Out of staters are deciding and influencing our vote outcome. Without the RV vote in 2004, Thune would have not beat Daschle with the 4500 vote margin that he did.

    One only has to wonder how many of these RV voters are also voting in Texas, Arizona, and Florida, too, given our decentralized national voting system with few checks and balances.

    If the GOP is truly concerned about voter fraud in this state and nation, then they would not allow the RV voters to behave as they do with merely a honor system in place in terms of their potential voting practices.

    The state of South Dakota should be proactive to make sure that our “RV South Dakotans” are not double-dipping or cheating on us….. It is bad enough that we got the Russians messing with us and our elections, we definitely do not need fellow Americans as well….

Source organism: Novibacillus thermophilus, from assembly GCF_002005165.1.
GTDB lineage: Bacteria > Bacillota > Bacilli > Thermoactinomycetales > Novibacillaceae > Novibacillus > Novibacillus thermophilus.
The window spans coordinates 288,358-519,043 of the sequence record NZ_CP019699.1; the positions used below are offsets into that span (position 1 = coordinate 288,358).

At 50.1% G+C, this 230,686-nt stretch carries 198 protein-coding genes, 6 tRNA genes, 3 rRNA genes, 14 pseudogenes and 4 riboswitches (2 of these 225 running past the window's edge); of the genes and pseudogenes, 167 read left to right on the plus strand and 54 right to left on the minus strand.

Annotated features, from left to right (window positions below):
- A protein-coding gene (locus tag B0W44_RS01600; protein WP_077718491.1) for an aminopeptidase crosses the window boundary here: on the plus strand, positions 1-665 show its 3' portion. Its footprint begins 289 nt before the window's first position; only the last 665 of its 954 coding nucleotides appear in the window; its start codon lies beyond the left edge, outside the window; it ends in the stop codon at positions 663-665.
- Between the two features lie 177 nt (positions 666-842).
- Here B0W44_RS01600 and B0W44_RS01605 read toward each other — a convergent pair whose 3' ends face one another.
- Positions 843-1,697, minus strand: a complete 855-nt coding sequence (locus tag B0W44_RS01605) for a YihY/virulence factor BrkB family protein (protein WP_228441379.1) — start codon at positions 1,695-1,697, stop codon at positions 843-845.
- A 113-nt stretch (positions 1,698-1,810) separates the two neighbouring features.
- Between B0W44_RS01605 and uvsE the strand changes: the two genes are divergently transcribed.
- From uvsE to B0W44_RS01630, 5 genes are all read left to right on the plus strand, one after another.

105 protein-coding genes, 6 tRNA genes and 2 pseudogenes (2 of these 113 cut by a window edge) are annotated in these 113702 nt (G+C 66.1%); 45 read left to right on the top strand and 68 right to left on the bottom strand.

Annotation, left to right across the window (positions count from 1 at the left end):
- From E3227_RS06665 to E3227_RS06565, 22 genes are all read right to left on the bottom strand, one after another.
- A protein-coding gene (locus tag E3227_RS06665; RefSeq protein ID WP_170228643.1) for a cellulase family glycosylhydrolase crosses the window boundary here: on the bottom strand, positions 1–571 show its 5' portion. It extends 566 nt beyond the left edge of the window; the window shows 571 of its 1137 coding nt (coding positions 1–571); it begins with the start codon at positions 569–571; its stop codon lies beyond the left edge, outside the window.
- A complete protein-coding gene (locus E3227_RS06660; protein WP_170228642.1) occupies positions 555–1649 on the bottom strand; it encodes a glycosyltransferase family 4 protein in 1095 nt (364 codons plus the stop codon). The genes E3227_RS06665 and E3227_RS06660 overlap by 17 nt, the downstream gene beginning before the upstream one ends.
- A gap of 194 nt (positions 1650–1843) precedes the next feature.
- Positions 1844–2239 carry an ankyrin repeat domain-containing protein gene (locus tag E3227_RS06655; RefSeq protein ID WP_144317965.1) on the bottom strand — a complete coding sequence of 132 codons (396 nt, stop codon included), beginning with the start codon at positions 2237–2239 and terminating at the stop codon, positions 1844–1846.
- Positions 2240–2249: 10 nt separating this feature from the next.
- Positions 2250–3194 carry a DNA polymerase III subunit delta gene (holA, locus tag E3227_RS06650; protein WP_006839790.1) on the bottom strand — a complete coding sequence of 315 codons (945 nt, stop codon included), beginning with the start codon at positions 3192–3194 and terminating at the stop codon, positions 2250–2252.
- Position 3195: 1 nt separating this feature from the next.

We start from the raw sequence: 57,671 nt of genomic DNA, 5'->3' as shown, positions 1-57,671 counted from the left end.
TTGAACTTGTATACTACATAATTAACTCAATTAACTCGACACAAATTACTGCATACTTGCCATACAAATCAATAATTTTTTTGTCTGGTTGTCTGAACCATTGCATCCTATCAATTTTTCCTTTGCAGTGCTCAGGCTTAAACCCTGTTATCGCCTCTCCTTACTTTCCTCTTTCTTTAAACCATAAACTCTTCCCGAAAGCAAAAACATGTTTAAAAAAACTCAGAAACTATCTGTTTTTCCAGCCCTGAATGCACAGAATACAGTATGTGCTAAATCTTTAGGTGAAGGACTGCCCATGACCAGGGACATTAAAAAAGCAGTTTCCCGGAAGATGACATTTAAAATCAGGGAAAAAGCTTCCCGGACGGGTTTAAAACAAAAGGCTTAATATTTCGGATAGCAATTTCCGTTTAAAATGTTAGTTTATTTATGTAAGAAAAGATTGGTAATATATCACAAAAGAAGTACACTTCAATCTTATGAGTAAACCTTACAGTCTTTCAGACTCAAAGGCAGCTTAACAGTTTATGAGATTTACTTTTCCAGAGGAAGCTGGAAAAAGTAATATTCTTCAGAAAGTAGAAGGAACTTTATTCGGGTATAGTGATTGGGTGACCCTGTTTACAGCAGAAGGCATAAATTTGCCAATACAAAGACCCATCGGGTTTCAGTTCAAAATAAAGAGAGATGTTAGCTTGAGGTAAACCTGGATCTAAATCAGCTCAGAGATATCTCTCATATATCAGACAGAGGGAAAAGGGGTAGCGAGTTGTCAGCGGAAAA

4. Troy Jones


    First, where did you get the information there are 5,000 RV voters in Minnehaha?

    Second, where did you get the information that 5,000 (6.3% of votes cast) were RV voters?

  5. The Blogger Formerly Known as "Winston"

    Well, let me answer your second question first. If there are 80,000 votes casted In Minnehaha County, which there were, then a collection of 5000 of them would obviously be 6.3% or 6.25% to be more exact.